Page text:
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Canon Selphy ES20 Review


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Key Specifications

  • Review Price: £98.11

Of the four major printer makers, only Canon has chosen not to use ink-jet technology for its standalone photo printers. It has made a considerable success of the thermal dye-sublimation technology it bases its Selphy range of printers around and one of the latest to join the range, the Selphy ES20, offers a wide range of features, built into its attractively styled case.

If you’re used to photo printers being small squat boxes with large paper trays sticking out the front, the ES20 may come as some surprise. Its vertical design – it’s as high as some all-in-one machines – means it has a very small footprint. The integrated paper and ink film cartridge slides in at the side in a simple, mess-free installation and provides enough of both consumables to produce 50 full-colour prints.

The photo blanks built into the cartridge are loaded in landscape orientation inside the printer, so you don’t need to carry a pack of paper with you when travelling. That’s fine, except that the ES20 must feed the paper back and forth four times in a portrait orientation to print each colour photo.

To achieve this, the printer uses the technique pioneered in Canon’s earlier ES1 machine, which feeds the paper part-way out and then turns it through 90-degrees before starting to print. Virtually everyone who sees this manoeuvre is impressed and it’s certainly a novel solution to keeping the paper protected when the printer is not in use.

The control panel of the Selphy ES20 includes a 76mm colour LCD and assorted buttons to handle not just simple printing but additional features like red-eye removal and adding simple frames and even speech bubbles to photos.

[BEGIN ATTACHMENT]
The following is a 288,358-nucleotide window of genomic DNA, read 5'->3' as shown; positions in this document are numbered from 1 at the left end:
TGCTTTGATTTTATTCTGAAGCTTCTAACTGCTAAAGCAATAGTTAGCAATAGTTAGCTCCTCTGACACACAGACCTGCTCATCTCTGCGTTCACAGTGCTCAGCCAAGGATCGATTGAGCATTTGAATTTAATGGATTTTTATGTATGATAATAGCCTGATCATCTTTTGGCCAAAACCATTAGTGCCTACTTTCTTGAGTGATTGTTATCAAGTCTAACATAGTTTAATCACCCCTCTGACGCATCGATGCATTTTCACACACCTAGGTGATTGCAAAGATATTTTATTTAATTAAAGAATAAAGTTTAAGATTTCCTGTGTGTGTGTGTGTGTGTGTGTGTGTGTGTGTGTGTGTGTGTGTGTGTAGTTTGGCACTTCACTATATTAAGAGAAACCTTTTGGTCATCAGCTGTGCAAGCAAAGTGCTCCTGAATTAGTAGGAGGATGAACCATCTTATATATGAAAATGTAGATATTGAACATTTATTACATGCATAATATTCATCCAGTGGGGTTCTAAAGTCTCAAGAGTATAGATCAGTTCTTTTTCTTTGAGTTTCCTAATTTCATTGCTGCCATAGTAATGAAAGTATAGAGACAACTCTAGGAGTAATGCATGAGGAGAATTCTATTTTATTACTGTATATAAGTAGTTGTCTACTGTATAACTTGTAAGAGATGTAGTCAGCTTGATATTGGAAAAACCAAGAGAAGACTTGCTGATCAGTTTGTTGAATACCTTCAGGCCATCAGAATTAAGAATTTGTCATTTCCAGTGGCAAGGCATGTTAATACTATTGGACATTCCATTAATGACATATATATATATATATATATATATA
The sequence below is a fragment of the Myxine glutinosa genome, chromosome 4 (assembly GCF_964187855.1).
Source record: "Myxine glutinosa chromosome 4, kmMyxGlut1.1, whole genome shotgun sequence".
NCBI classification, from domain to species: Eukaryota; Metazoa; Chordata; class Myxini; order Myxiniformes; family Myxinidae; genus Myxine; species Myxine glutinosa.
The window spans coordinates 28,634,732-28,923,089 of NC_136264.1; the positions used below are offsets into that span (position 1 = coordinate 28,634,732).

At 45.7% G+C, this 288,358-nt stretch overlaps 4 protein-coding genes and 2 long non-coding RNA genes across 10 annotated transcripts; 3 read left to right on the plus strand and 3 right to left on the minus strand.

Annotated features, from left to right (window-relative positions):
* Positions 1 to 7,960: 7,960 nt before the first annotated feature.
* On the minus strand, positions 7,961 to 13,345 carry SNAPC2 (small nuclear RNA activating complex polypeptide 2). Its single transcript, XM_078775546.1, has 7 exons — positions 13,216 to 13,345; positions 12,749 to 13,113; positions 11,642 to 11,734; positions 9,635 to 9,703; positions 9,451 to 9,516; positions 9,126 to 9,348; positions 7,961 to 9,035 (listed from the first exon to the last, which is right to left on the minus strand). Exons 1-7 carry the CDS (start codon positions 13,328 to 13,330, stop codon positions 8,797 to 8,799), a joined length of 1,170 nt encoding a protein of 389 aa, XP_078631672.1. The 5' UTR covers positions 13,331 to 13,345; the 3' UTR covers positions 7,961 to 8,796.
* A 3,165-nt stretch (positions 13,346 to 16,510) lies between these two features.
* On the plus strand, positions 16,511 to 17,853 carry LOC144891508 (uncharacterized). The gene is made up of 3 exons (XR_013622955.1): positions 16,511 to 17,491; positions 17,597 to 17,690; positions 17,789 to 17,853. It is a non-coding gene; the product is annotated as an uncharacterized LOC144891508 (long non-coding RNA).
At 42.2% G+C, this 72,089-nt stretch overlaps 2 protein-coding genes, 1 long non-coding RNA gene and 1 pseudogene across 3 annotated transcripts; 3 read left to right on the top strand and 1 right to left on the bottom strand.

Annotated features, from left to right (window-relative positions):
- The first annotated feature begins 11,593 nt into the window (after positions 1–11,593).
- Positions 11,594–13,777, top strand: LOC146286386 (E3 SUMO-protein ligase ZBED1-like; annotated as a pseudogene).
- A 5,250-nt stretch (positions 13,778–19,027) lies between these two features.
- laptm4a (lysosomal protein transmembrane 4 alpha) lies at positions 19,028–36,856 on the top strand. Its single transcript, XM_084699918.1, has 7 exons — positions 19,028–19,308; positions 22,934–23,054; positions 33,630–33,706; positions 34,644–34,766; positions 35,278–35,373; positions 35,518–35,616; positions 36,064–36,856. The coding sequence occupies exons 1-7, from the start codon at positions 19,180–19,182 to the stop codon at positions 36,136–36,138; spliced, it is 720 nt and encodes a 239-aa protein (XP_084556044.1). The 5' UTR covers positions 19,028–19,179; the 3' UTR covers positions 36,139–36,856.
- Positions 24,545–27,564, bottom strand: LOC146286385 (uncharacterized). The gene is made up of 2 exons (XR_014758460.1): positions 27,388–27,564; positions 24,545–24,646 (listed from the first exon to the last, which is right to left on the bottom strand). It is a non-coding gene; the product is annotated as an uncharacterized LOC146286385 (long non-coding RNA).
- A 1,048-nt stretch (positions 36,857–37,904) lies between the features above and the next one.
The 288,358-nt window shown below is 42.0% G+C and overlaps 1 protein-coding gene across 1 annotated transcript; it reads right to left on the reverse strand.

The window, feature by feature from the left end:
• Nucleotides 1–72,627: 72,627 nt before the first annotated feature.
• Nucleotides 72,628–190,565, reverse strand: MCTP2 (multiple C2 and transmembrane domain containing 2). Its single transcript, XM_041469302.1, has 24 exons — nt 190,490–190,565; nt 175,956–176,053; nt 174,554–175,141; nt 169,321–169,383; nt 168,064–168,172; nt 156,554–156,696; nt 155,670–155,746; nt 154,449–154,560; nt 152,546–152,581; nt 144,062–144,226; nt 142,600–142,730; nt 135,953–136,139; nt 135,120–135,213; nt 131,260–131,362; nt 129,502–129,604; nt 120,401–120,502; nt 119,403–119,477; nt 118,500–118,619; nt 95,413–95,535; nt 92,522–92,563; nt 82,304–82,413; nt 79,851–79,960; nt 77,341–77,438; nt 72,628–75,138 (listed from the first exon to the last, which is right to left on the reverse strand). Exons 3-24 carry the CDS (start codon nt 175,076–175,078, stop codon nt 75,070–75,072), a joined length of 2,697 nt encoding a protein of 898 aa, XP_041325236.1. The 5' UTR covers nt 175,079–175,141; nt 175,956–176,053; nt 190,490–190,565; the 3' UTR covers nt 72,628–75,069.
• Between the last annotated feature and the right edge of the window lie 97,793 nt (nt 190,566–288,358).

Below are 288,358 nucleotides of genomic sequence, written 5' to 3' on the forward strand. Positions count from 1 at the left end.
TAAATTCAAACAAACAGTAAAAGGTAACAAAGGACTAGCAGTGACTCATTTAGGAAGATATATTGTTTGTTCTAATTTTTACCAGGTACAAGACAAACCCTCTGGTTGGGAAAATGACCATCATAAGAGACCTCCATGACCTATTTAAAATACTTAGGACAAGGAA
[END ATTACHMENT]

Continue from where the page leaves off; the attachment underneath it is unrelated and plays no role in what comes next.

At the bottom of the front panel, behind a fold-down flap, are three separate memory card slots, which between them cater for all the main types. Around the side are similar sockets for USB 2.0 connection to a PC and PictBridge connection to a camera. The one method of connection missing, which was available in Canon’s earlier ES1 model, is the pull-out, vacuum cleaner-style, PictBridge cable for direct camera connection.

There’s a sprung carrying handle built into the top of the printer and a pop-up cover to the paper-out hopper. This cleverly pops open automatically, if you start printing without opening it manually, first.

If you want to use the printer with a PC or Mac, simply install the application software and driver and connect the cable. The driver works like any other, though options are limited to what’s necessary for photo print.

Many people will use the printer in its standalone state, though, and some may add the optional lithium ion battery, good for 50 photo prints per charge, and the Bluetooth adapter which gives the ES20 wireless capabilities.

Each print has to make four passes through this printer, to build up the yellow, magenta and cyan colour layers and a clear overcoat to protect the image. Even so, we produced a print in 73 seconds using a PictBridge connection from a camera and slightly longer, 79 seconds, printing from a PC or memory card.

While these times aren’t spectacular, with the Epson PictureMate PM290, for example, finishing in just 43 seconds, nearly twice as fast, it’s not nearly as entertaining to watch as the Selphy. One visitor to our lab said it was like watching the photographs develop before your eyes.

As dye-sublimation print is a dry process, photos are usable as soon as they come out of the printer and the postcard blanks Canon provides are marked out with areas for a message, address and even a postage stamp on the back. Print quality is good, though by default colours are dark and shadowed areas almost completely black, losing quite a lot of detail.

One of the main advantages of dye-sublimation printing is that there are no visible dots in the image. Even under a magnifying glass, it appears like a traditional silver halide photograph, giving a smooth transition between colours and a fine level of detail.

There’s only one consumable in the Selphy ES20, a combination cartridge containing paper and film for 50 colour prints (a 25 print black and white cartridge is also available). The 100 print box, which is cheaper per print, contains two cartridges. The cheapest we could find this for was £15.50p, giving a cost per print of 15.5p. This is slightly more than the cost of recent Epson and HP photo printers, but we’re only talking a penny per print, so this shouldn’t worry you too much.


This is a very neat and functional standalone photo printer, where you don’t need to carry a separate pack of paper, but you will need the optional battery pack and charger if you intend to use it away from the mains. Prints may need some brightness adjustment, but overall its ease-of-use and convenience outweigh this.

Trusted Score

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Score in detail

  • Print Speed 7
  • Features 8
  • Value 8
  • Print Quality 7

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